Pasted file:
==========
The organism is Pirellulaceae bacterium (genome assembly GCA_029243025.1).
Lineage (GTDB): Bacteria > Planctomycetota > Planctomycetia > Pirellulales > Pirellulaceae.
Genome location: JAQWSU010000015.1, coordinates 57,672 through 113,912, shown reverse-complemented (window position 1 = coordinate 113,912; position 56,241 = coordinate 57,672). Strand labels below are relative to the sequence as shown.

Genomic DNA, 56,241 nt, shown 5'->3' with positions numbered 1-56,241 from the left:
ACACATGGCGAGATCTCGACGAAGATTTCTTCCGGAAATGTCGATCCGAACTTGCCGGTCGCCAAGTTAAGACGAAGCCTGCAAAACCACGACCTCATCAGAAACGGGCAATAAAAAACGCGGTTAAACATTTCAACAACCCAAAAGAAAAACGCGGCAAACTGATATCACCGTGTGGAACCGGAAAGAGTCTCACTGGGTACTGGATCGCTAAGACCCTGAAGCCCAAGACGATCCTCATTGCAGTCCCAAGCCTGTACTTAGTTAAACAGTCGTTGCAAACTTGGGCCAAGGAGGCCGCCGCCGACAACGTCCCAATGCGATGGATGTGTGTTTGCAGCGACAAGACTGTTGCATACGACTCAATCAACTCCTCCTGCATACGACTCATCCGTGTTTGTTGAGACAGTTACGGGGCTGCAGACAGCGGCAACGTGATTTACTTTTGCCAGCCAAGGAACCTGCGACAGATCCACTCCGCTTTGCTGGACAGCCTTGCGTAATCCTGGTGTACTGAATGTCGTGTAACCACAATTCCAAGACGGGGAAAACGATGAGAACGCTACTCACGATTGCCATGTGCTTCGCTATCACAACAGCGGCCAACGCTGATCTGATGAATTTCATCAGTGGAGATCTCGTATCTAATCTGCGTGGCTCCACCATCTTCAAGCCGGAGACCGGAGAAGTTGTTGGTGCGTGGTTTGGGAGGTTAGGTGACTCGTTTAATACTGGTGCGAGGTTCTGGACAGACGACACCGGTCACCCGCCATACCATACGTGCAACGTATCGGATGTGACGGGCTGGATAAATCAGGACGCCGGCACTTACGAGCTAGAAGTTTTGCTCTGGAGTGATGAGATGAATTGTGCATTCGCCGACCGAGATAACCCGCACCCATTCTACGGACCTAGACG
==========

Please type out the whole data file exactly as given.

The organism is Pirellulaceae bacterium (genome assembly GCA_029243025.1).
Lineage (GTDB): Bacteria > Planctomycetota > Planctomycetia > Pirellulales > Pirellulaceae.
Genome location: JAQWSU010000015.1, coordinates 57,672 through 113,912, shown reverse-complemented (window position 1 = coordinate 113,912; position 56,241 = coordinate 57,672). Strand labels below are relative to the sequence as shown.

Genomic DNA, 56,241 nt, shown 5'->3' with positions numbered 1-56,241 from the left:
ACACATGGCGAGATCTCGACGAAGATTTCTTCCGGAAATGTCGATCCGAACTTGCCGGTCGCCAAGTTAAGACGAAGCCTGCAAAACCACGACCTCATCAGAAACGGGCAATAAAAAACGCGGTTAAACATTTCAACAACCCAAAAGAAAAACGCGGCAAACTGATATCACCGTGTGGAACCGGAAAGAGTCTCACTGGGTACTGGATCGCTAAGACCCTGAAGCCCAAGACGATCCTCATTGCAGTCCCAAGCCTGTACTTAGTTAAACAGTCGTTGCAAACTTGGGCCAAGGAGGCCGCCGCCGACAACGTCCCAATGCGATGGATGTGTGTTTGCAGCGACAAGACTGTTGCATACGACTCAATCAACTCCTCCTGCATACGACTCATCCGTGTTTGTTGAGACAGTTACGGGGCTGCAGACAGCGGCAACGTGATTTACTTTTGCCAGCCAAGGAACCTGCGACAGATCCACTCCGCTTTGCTGGACAGCCTTGCGTAATCCTGGTGTACTGAATGTCGTGTAACCACAATTCCAAGACGGGGAAAACGATGAGAACGCTACTCACGATTGCCATGTGCTTCGCTATCACAACAGCGGCCAACGCTGATCTGATGAATTTCATCAGTGGAGATCTCGTATCTAATCTGCGTGGCTCCACCATCTTCAAGCCGGAGACCGGAGAAGTTGTTGGTGCGTGGTTTGGGAGGTTAGGTGACTCGTTTAATACTGGTGCGAGGTTCTGGACAGACGACACCGGTCACCCGCCATACCATACGTGCAACGTATCGGATGTGACGGGCTGGATAAATCAGGACGCCGGCACTTACGAGCTAGAAGTTTTGCTCTGGAGTGATGAGATGAATTGTGCATTCGCCGACCGAGATAACCCGCACCCATTCTACGGACCTAGACG